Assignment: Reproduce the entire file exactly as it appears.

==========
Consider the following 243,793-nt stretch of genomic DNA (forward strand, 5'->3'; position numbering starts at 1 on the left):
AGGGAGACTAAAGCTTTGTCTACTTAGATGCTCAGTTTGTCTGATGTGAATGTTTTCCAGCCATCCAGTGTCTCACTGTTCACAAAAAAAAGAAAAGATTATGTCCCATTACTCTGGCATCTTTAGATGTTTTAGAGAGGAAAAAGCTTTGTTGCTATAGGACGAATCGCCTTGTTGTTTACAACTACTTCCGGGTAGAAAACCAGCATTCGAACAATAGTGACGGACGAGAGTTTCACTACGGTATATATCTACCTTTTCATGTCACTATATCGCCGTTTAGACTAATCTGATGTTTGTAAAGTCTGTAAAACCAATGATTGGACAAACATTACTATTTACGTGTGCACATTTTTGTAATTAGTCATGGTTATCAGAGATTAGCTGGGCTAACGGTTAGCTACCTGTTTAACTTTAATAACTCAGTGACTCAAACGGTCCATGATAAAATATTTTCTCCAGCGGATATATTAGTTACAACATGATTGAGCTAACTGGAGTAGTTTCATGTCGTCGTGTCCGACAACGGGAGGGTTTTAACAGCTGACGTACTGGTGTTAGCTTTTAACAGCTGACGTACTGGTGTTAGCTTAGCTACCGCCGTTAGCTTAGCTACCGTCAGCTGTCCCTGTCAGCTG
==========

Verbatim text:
Consider the following 243,793-nt stretch of genomic DNA (forward strand, 5'->3'; position numbering starts at 1 on the left):
AGGGAGACTAAAGCTTTGTCTACTTAGATGCTCAGTTTGTCTGATGTGAATGTTTTCCAGCCATCCAGTGTCTCACTGTTCACAAAAAAAAGAAAAGATTATGTCCCATTACTCTGGCATCTTTAGATGTTTTAGAGAGGAAAAAGCTTTGTTGCTATAGGACGAATCGCCTTGTTGTTTACAACTACTTCCGGGTAGAAAACCAGCATTCGAACAATAGTGACGGACGAGAGTTTCACTACGGTATATATCTACCTTTTCATGTCACTATATCGCCGTTTAGACTAATCTGATGTTTGTAAAGTCTGTAAAACCAATGATTGGACAAACATTACTATTTACGTGTGCACATTTTTGTAATTAGTCATGGTTATCAGAGATTAGCTGGGCTAACGGTTAGCTACCTGTTTAACTTTAATAACTCAGTGACTCAAACGGTCCATGATAAAATATTTTCTCCAGCGGATATATTAGTTACAACATGATTGAGCTAACTGGAGTAGTTTCATGTCGTCGTGTCCGACAACGGGAGGGTTTTAACAGCTGACGTACTGGTGTTAGCTTTTAACAGCTGACGTACTGGTGTTAGCTTAGCTACCGCCGTTAGCTTAGCTACCGTCAGCTGTCCCTGTCAGCTG